A Relaxed Weekend Up North

Phillip and I drove to Everett Saturday morning, and spent the weekend with Kelly.

The three of us went to a potluck put on by Brian and Kathi. It was a fun, mellow event with a large portion of that circle of friends.

Aside from the potluck, and a shopping trip to Costco, Phillip and Kelly and I did nothing this weekend. We just talked, relaxed, watched a movie and a half, and thought up weird things for Kelly’s Alexa to say or do. (“Alexa, play the Hamster Dance.” “Alexa, where is the bathroom?” and so on.)

Phillip and I said goodbye to Kelly this afternoon, and I drove us home, via a short shopping trip in northern Everett and a stop a Lola’s pop-up shop in Lake City.

It’s been a great weekend.

A Book With Characters Who Are Twins

One, by Sarah Crossan, was published in 2015.

The first sentence is: “Here we are.


Tippi and Grace are sisters, both sixteen years old. They’ve been homeschooled their entire lives.

The story is narrated by Grace.

As the story opens, their parents are no longer able to afford homeschooling, and Tippi and Grace will enter a private high school, as juniors, in the fall.

(Yes, Tippi and Grace’s parents are big fans of Alfred Hitchcock.)

Tippi and Grace are worried about this change. They are conjoined twins. That’s why their parents have homeschooled them. They’ve already been called some rude names, stared at, and photographed without permission, and they’ve heard some terrible stories about what high school is like.

Their younger sister, whom they call “Dragon”, reminds them that not everyone is an “asshole”.

Grace explains to the reader that the details of their body are private, but they will sometimes answer people’s questions, just to shut them up. They are a variety of conjoined twins classified as Ischiopagus Tripus. Everything above the intestines is separate: two heads, two hearts, four arms, two sets of kidneys and lungs. Their intestines begin separately, then merge. “And below that we are one.

It isn’t really so bad, Grace explains. They have it better than some others.

Tippi and Grace have been seeing psychologists their whole life, with an interesting method of assuring each girl privacy during the sessions. They receive frequent physical checkups because it is rare for conjoined twins to reach adulthood. Grace and Tippi have cost their parents a lot of money.

On their first day of school, Grace and Tippi make friends with two social misfits: Yasmeen and Jon. Yasmeen becomes their bodyguard. Dragon had been right.

Grace develops a crush on Jon, beginning with their first meeting. The feeling appears to be mutual. Tippi warns Grace that neither one of them can ever fall in love. Grace feels that that warning is too late.

Grace and Tippi have always avoided publicity. Their parents have always shielded them. But when the family hits a financial crisis, Grace sees no other option but to be the subject of a documentary, to have cameras follow them for months. Tippi is against the idea at first, but is eventually persuaded to go along with it.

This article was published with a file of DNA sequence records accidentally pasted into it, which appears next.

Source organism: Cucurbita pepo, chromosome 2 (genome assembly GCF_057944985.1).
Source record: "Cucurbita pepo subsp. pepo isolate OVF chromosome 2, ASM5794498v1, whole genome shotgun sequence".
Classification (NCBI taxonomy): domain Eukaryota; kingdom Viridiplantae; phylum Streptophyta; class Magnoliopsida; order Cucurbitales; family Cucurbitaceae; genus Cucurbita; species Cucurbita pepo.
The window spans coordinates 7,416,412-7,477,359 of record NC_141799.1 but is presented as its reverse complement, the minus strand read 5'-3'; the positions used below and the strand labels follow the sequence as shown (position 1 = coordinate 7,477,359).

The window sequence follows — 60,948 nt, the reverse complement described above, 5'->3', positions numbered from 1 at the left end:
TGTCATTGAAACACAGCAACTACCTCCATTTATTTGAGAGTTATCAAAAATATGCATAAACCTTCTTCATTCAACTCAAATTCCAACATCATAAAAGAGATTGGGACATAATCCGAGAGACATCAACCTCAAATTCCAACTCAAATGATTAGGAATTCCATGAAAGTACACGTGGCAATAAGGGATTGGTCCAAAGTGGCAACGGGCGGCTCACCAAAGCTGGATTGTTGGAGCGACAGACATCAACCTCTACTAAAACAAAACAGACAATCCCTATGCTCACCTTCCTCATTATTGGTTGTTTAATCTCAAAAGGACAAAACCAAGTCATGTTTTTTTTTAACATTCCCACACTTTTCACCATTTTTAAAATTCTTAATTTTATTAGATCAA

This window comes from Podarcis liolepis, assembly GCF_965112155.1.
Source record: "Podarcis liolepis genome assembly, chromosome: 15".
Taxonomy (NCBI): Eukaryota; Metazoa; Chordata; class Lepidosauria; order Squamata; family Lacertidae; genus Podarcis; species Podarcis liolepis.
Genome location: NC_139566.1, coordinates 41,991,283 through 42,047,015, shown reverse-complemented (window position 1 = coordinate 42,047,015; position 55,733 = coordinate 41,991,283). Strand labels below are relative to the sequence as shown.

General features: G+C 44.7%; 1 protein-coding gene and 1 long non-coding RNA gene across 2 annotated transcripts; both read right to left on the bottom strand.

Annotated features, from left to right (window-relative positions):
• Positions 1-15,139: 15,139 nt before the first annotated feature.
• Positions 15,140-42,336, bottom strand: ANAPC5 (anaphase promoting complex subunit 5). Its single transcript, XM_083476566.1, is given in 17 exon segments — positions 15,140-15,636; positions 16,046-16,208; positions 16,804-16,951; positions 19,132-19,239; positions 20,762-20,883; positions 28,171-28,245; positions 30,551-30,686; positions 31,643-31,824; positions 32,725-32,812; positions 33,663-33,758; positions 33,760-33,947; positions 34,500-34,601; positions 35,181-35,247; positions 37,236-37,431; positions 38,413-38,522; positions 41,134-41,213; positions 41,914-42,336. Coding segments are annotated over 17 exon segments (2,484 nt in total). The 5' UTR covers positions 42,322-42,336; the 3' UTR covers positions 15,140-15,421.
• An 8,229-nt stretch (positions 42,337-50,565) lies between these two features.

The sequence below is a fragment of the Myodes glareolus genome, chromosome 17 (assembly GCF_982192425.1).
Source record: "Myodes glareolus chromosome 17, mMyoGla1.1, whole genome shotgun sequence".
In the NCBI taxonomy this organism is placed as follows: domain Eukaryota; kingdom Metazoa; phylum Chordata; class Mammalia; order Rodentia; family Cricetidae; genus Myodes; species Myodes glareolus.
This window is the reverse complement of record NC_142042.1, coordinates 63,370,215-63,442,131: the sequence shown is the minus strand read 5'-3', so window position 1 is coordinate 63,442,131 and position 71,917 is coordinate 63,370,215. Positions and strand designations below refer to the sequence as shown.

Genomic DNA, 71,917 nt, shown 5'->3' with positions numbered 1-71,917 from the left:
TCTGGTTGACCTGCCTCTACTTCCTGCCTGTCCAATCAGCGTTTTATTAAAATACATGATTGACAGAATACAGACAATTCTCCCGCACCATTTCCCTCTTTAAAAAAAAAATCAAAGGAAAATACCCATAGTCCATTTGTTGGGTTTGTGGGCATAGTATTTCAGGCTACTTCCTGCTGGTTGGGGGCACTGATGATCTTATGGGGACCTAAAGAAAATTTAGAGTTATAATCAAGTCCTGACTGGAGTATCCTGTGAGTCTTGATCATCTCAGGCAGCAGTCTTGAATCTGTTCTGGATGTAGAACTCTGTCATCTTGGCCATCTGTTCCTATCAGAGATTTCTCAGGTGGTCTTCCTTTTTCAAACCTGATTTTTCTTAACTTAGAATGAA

Everything comes to a halt when Grace is diagnosed with cardiomyopathy. Tippi’s heart is the only thing keeping Grace alive, and the strain is killing Tippi. Grace will need a heart transplant, but the doctors can’t perform the surgery on conjoined twins. The only chance for survival – for both of them – is to separate them.

The separation surgery will be extremely risky. The chance that even one twin will survive is low. Grace and Tippi are scared, but just as scared that the surgery will be successful. They’ve spent their lives insisting that they are different people, but the truth is that they’ve never been her and me – they’ve only ever been us.

I flew through One. I read its 444 ePages in just four days.

One textThe number of ePages is slightly misleading, perhaps. This novel is formatted as if it was poetry. Words flow down the page in artistic patterns, free from the constraints of paragraphs. Text sometimes takes up as little as a quarter of a page. A chapter sometimes consists of a single page. It worked well for the story.

No matter how many actual ePages One contains, the fact is that I couldn’t put it down. The book was an amazing, emotional experience.

I knew almost nothing about conjoined twins when I started this book. It felt so believable, though, with so many personal details that I was surprised to learn, from the author’s notes at the end, that it was based purely on research. Grace loves reading because it’s the only time she can feel alone. Grace and Tippi see two different psychologists, with one twin listening to loud music on headphones so the other can speak freely. Dragon frequently feels left out because, although her sisters are often seen as freaks or monsters, at least that’s something – she’s nothing but the sister of conjoined twins. The doctors’ explanation of how the separation surgery will work shows that a lot of research went into this book.

I loved the idea that, although Yasmeen and Jon are a whole lot more accepting than the rest of the school, they are shown to have their prejudices – they just handle them better than most.

I did wonder how the parents were able to afford all the medical bills, including two psychologists, for sixteen years. (The surgery team did perform the separation for free, by the way.) I thought, at first, that Grace and Tippi’s family live in a country with nationalized health care. No, they live in the USA, in New Jersey.

I loved One. I’ll even say that it’s the best book I’ve read so far this year. It’s a wonderful novel. It’s the type of book that left me feeling a separation after it was ovee.

Why I chose this book:

I did an internet search, and stopped when I found One, because I’d never read a book whose protagonists are conjoined twins. It was as simple as that.